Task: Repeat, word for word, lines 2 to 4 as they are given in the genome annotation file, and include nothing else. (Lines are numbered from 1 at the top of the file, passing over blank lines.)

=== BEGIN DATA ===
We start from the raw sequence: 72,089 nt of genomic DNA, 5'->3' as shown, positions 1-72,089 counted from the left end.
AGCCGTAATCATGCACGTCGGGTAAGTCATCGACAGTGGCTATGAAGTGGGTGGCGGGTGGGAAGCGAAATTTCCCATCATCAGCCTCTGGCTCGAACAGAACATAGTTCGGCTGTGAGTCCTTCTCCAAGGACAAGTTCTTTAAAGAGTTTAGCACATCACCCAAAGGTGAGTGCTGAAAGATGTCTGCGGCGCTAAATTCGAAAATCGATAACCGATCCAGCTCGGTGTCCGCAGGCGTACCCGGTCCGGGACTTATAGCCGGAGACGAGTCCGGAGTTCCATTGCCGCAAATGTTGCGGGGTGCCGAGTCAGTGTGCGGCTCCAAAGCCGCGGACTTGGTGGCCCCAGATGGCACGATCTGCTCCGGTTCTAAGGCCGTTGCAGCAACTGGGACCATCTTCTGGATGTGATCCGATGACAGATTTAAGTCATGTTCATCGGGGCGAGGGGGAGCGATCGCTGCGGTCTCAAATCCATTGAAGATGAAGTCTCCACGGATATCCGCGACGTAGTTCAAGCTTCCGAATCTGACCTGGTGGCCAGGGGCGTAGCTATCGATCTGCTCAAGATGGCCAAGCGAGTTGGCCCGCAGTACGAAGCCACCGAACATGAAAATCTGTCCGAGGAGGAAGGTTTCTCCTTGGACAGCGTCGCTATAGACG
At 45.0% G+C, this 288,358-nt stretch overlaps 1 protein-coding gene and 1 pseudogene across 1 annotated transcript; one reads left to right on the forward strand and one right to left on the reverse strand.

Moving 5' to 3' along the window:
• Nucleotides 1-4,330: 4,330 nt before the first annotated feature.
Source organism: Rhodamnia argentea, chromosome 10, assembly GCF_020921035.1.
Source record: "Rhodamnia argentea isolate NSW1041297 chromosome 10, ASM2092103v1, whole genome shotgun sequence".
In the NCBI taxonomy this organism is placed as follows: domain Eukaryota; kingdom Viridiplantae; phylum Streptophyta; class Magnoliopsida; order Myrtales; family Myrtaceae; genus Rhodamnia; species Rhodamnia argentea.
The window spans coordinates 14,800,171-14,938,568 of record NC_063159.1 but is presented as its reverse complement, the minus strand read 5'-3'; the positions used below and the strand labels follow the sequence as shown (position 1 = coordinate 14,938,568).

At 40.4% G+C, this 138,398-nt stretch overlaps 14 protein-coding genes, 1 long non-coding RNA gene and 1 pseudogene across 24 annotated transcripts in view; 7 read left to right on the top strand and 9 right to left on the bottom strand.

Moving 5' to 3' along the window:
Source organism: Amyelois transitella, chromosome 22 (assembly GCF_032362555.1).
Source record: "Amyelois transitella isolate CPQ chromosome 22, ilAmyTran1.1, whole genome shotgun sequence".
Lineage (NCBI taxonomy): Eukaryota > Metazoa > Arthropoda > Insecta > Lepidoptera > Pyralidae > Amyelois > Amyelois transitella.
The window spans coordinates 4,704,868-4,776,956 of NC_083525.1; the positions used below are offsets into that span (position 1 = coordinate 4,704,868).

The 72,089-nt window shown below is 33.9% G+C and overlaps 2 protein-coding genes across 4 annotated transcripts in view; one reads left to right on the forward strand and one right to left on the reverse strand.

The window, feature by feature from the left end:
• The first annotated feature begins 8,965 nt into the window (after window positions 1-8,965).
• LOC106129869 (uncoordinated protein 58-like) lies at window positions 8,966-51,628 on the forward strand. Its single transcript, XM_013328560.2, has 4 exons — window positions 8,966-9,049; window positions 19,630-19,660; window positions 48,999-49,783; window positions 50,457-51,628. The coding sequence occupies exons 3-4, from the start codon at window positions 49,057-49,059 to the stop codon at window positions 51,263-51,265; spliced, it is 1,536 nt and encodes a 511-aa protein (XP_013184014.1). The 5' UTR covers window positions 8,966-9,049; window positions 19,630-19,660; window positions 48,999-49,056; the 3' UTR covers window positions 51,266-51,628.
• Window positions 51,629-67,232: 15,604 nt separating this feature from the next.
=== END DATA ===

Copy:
AGCCGTAATCATGCACGTCGGGTAAGTCATCGACAGTGGCTATGAAGTGGGTGGCGGGTGGGAAGCGAAATTTCCCATCATCAGCCTCTGGCTCGAACAGAACATAGTTCGGCTGTGAGTCCTTCTCCAAGGACAAGTTCTTTAAAGAGTTTAGCACATCACCCAAAGGTGAGTGCTGAAAGATGTCTGCGGCGCTAAATTCGAAAATCGATAACCGATCCAGCTCGGTGTCCGCAGGCGTACCCGGTCCGGGACTTATAGCCGGAGACGAGTCCGGAGTTCCATTGCCGCAAATGTTGCGGGGTGCCGAGTCAGTGTGCGGCTCCAAAGCCGCGGACTTGGTGGCCCCAGATGGCACGATCTGCTCCGGTTCTAAGGCCGTTGCAGCAACTGGGACCATCTTCTGGATGTGATCCGATGACAGATTTAAGTCATGTTCATCGGGGCGAGGGGGAGCGATCGCTGCGGTCTCAAATCCATTGAAGATGAAGTCTCCACGGATATCCGCGACGTAGTTCAAGCTTCCGAATCTGACCTGGTGGCCAGGGGCGTAGCTATCGATCTGCTCAAGATGGCCAAGCGAGTTGGCCCGCAGTACGAAGCCACCGAACATGAAAATCTGTCCGAGGAGGAAGGTTTCTCCTTGGACAGCGTCGCTATAGACG
At 45.0% G+C, this 288,358-nt stretch overlaps 1 protein-coding gene and 1 pseudogene across 1 annotated transcript; one reads left to right on the forward strand and one right to left on the reverse strand.

Moving 5' to 3' along the window: